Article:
Last edited by BailianSteel; July 19, 2020 at 01:19 AM.

  15. #35

    Default Re: Begginer's question

    Look at the settlement culture. If its different and much higher than yours then it'll rebel.

    When it comes to Liguria... Safely assume that it will revolt and start with depopulation (enslavement) whichever faction you play (if your factional culture is different than the local one). Then lower the taxes and install a client government there. Depends how populous it was at the time of your conquest, it might revolt anyway.

    I had this region reduced to around 400 population and mostly gray tiles before it started resembling anything civilized. Still, real Hellenism just can't give up!
    Last edited by Satapatiš; July 19, 2020 at 09:51 AM.
    Furthermore, I believe that Rome must be destroyed.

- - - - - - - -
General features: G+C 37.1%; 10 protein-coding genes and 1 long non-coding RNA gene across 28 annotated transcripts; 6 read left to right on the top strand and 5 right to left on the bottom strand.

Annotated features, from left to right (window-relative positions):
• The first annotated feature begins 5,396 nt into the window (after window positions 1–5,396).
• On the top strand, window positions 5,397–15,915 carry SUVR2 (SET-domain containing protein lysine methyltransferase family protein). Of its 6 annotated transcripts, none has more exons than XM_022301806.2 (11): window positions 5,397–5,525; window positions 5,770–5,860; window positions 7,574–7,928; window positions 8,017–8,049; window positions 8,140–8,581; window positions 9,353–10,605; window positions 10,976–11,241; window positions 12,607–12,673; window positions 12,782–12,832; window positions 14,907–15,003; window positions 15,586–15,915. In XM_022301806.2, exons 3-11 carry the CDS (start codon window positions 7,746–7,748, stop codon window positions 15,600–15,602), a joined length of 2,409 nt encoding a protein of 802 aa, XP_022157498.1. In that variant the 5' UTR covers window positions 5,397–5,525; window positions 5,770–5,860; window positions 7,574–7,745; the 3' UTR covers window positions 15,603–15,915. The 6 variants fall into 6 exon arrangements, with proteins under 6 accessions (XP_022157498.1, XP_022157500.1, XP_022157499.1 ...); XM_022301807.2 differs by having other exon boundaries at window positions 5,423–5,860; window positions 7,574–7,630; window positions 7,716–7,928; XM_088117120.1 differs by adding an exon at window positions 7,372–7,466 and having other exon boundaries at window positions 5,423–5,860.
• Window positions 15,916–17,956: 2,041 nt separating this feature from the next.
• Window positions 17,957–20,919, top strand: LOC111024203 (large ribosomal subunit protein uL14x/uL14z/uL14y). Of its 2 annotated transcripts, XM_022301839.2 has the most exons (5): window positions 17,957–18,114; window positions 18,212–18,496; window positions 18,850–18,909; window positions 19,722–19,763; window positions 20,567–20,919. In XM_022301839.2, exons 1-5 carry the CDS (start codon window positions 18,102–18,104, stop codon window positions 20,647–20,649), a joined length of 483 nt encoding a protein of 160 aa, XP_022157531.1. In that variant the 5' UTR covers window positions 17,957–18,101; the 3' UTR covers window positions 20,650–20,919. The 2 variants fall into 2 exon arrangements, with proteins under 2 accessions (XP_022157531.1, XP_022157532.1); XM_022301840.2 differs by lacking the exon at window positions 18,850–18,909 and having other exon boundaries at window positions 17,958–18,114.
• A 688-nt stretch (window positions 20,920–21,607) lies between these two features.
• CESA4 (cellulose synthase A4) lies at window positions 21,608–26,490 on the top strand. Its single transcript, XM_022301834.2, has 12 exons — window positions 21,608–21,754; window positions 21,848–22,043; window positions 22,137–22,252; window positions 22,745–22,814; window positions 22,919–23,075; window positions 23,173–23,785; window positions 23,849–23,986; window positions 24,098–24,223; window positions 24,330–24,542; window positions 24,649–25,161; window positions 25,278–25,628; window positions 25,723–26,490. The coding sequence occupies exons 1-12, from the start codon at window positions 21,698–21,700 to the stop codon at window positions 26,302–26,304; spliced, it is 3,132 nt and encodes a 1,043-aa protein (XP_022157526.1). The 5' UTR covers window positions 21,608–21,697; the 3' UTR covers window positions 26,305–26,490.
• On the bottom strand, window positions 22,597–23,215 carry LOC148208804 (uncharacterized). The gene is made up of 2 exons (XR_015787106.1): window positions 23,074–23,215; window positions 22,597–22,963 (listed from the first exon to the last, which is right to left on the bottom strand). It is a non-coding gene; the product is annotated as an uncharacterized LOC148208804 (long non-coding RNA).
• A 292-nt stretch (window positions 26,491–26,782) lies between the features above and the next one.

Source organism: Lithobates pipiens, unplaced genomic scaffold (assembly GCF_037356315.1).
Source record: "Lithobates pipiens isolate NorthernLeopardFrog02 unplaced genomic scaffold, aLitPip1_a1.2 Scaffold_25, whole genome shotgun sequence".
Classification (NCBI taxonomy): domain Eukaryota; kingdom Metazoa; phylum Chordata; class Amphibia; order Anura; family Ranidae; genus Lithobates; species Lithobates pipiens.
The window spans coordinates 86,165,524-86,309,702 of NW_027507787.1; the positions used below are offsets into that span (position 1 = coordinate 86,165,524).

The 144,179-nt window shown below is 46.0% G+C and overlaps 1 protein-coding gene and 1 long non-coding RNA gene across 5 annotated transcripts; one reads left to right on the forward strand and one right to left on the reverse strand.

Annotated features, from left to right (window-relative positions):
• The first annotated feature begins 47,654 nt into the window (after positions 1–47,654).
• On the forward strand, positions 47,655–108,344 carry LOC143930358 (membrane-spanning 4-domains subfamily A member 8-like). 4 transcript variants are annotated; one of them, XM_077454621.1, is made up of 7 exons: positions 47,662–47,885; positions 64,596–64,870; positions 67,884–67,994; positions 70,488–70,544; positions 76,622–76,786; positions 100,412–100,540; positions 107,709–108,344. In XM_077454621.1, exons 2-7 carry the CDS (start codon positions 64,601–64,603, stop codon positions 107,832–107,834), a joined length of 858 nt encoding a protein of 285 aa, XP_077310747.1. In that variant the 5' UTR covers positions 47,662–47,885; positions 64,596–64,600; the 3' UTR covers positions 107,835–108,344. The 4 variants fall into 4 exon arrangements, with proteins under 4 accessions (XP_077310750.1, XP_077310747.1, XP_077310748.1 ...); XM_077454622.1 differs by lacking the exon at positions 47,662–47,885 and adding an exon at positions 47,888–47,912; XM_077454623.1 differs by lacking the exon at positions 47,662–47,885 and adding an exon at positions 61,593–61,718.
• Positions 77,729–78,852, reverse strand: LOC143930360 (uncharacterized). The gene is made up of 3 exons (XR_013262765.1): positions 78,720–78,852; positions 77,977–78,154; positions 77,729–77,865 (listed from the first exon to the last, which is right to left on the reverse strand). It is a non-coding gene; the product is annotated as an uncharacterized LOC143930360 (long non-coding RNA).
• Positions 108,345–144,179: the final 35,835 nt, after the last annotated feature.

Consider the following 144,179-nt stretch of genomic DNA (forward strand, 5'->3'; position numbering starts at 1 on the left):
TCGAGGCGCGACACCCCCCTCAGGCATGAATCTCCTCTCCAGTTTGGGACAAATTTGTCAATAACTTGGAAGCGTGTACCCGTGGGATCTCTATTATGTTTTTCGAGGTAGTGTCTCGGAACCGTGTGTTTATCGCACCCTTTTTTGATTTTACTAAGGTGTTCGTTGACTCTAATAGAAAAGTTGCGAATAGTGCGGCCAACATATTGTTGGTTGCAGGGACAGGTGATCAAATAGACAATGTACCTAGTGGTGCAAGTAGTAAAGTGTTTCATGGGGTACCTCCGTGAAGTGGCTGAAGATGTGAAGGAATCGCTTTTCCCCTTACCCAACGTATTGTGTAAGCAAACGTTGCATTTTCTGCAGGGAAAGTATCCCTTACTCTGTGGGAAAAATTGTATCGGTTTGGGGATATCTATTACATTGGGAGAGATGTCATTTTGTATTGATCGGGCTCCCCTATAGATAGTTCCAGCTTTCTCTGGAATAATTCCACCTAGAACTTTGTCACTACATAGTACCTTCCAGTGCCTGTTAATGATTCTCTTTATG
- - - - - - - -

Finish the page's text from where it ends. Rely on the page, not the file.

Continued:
16. #36

    Default Re: Begginer's question

    Thank you again gents.

  17. #37

    Default Re: Begginer's question

    The penalty for being a general without Imperium is a -3 Command on attack, further -3 Command when attacking walls (siege), and -1 Confidence (troop morale). May sound big until you actually play Carthage.

  18. #38

    Default Re: Begginer's question

    Quote Originally Posted by RodriguesSting View Post
    The penalty for being a general without Imperium is a -3 Command on attack, further -3 Command when attacking walls (siege), and -1 Confidence (troop morale). May sound big until you actually play Carthage.
    Hah, so true.

  19. #39

    Default Re: Begginer's question

    You can win battles and wage successful wars with a ruling caste composed mostly of morons with a high loyalty and fertility as their only positive traits. Command and confidence penalties aren't very important. Now, the public order maluses for some character traits... Those can hurt.
    Furthermore, I believe that Rome must be destroyed.

  20. #40

    Default Re: Begginer's question

    I do things by the book. One must exercise legal command.